3.  Calandrino hearing, that they all agreed in one opinion of him; hebeganne verily to perswade himselfe, that some sodaine sicknes, hadseised upon him, which they could discerne, although hee felt noanguish at all: and therefore, like a man much perplexed in minde,demanded of them, What he should do? Beleeve me Calandrino (answeredBruno) if I were worthy to give thee counsell, thou shouldst returnehome presently to thy house, and lay thee downe in thy warme Bedde,covered with so many cloathes as thou canst well endure. Then toMorrow morning, send thy Water unto Learned Mayster Doctor thePhysitian, who (as thou knowest) is a man of most singular skill andexperience: he will instruct thee presently what is the best course tobe taken, and we that have ever beene thy loving friends, will notfaile thee in any thing that lieth in our power.
4.  Their conference having long time continued, and the heate of theday being somewhat extraordinary, she called for Greeke wine, andbanquetting stuffe, drinking to Andrea; and he pledging her verycontentedly. After which, he would have returned to his lodging,because it drew neere supper time; which by no meanes shee wouldpermit, but seeming more then halfe displeased, shee saide. Now Iplainely perceive brother, how little account you make of me,considering, you are with your owne Sister, who (you say) you neversaw before, and in her owne House, whether you should alwayes resortwhen you come to this City; and would you now refuse her, to goe andsup at a common Inne? Beleeve me Brother, you shall sup with me, foralthough my Husband is now from home, to my no littlediscontentment: yet you shall find Brother, that his wife, can bid youwelcome, and make you good cheere beside.
5.  Grizelda, with a patient sufferent soule, hearing what he hadsaid, returned no other answere but this. Most Gracious and HonourableLord, satisfie and please your owne Royall minde, and never use anyrespect of me: for nothing is precious or pleasing to mee, but whatmay agree with your good liking. Within a while after, the NobleMarquesse in the like manner as he did before for the Daughter, sohe sent the same servant for the Sonne, and seeming as if he hadsent it to have been slaine, conveighed it to be nursed at Bologna, incompany of his sweete Sister. Whereat the Lady shewed no otherdiscontentment in any kinde, then formerly she had done for herDaughter, to the no meane marvell of the Marquesse, who protested inhis soule, that the like woman was not in all the world beside. Andwere it not for his heedfull observation, how loving and carefullshe was of her children, prizing them as dearely as her owne life:rash opinion might have perswaded him, that she had no more in her,then a carnall affection, not caring how many she had, so shee mightthus easily be rid of them; but he knew her to be a truely vertuousmother, and wisely liable to endure his severest impositions.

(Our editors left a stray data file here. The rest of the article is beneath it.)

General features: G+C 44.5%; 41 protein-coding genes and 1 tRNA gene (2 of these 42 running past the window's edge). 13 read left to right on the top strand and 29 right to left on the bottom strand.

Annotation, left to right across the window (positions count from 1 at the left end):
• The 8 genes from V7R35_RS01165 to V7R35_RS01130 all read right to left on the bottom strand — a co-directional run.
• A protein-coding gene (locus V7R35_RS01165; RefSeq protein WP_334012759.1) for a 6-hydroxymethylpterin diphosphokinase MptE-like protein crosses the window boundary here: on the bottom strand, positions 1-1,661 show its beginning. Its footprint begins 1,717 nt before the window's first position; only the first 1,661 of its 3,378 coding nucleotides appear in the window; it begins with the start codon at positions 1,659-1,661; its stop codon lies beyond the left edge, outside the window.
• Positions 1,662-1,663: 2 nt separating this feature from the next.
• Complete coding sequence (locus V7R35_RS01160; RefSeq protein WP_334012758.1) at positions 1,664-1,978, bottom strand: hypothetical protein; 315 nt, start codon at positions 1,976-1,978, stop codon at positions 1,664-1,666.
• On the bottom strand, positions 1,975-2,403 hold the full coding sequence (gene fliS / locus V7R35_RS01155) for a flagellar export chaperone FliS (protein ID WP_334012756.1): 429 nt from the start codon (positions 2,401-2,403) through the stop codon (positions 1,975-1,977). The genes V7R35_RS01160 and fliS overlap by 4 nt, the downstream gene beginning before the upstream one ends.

6.  The other kinde is a most precious Stone indeede, which our bestLapidaries call the Helitropium, the vertue whereof is so admirable;as whosoever beareth it about him, so long as he keepeth it, it isimpossible for any eye to discerne him, because he walketh meerelyinvisible. O Lord Sir (quoth Calandrino) those stones are of rarevertue indeede: but where else may a man finde that Helitropium?Whereto Maso thus answered: That Countrey onely doth not containethe Helitropium; for they be many times found upon our plaine ofMugnone. Of what bignesse Sir (quoth Calandrino) is the Stone, andwhat coulour? The Helitropium, answered Maso, is not alwayes of onequality, because some are bigge, and others lesse; but all are ofone coulour, namely blacke.

推荐功能

1.  It was a generall opinion in the whole Joviall Companie, thatwhatsoever Talano saw in his sleepe, was not anie dreame, but rather avision: considring, every part thereof fell out so directly, withoutthe lest failing. But when silence was enjoyned, then the Queenegave forth by evident demonstration, that Madam Lauretta was next tosucceed, whereupon she thus began. As all they (judicious hearers)which have this day spoken before me, derived the ground or project oftheir Novels, from some other argument spoken of before: even so,the cruell revendge of the Scholler, yesterday discoursed at largeby Madame Pampinea, maketh me to remember another Tale of like nature,some-what greevous to the sufferer, yet not in such cruell measureinflicted, as that on Madam Helena.
2.  I perceive Gossip said Lisetta, whereat you aime, and such is mylove to you, as you should not lose your longing in this case, wereI but constantly secured of your secrecy, which as hitherto I havebene no way able to taxe, so would I be loth now to be more suspitiousof then needs. But yet this matter is of such maine moment, that ifyou will protest as you are truly vertuous, never to reveale it to anyliving body, I will disclose to you almost a miracle. The vertuousoath being past, with many other solemne protestations beside, Lisettathen pro. ceeded in this maner.
3.  NOTABLY DISCOVERING THE GREAT DIFFERENCE THAT IS BETWEENE
4.  As I travailed hither with this vertuous intention, our Lord, whoonely knoweth perfectly, what is best fitting for all his creatures;presented mine eyes (no doubt in his meere mercy and goodnesse) with aman meete to be my husband, which (pointing to Alessandro) is thisyoung Gentleman standing by me, whose honest, vertuous, and civilldemeanour, deserveth a Lady of farre greater worth, although (perhaps)Nobility in blood be denied him, and may make him seeme not soexcellent, as one derived from Royall discent. Holy and religiousvowes have past betweene us both, and the Ring on his finger, is thefirme pledge of my faith and constancie, never to accept any other manin marriage, but him onely, although my Father, or any else doedislike it. Wherefore (holy Father) the principall cause of my comminghither, being already effectually concluded on, I desire to compleatthe rest of my Pilgrimage, by visiting the sanctified places in thisCity, whereof there are great plenty: And also, that sacredmarriage, being contracted in the presence of God onely, betweeneAlessandro and my selfe, may by you be publikely confirmed, and inan open congregation. For, seeing God hath so appointed it, and oursoules have so solemnely vowed it, that no disaster whatsoever canalter it: you being Gods Vicar here on earth, I hope will notgainesay, but confirme it with your fatherly benediction, that wee maylive in Gods feare, and dye in his favour.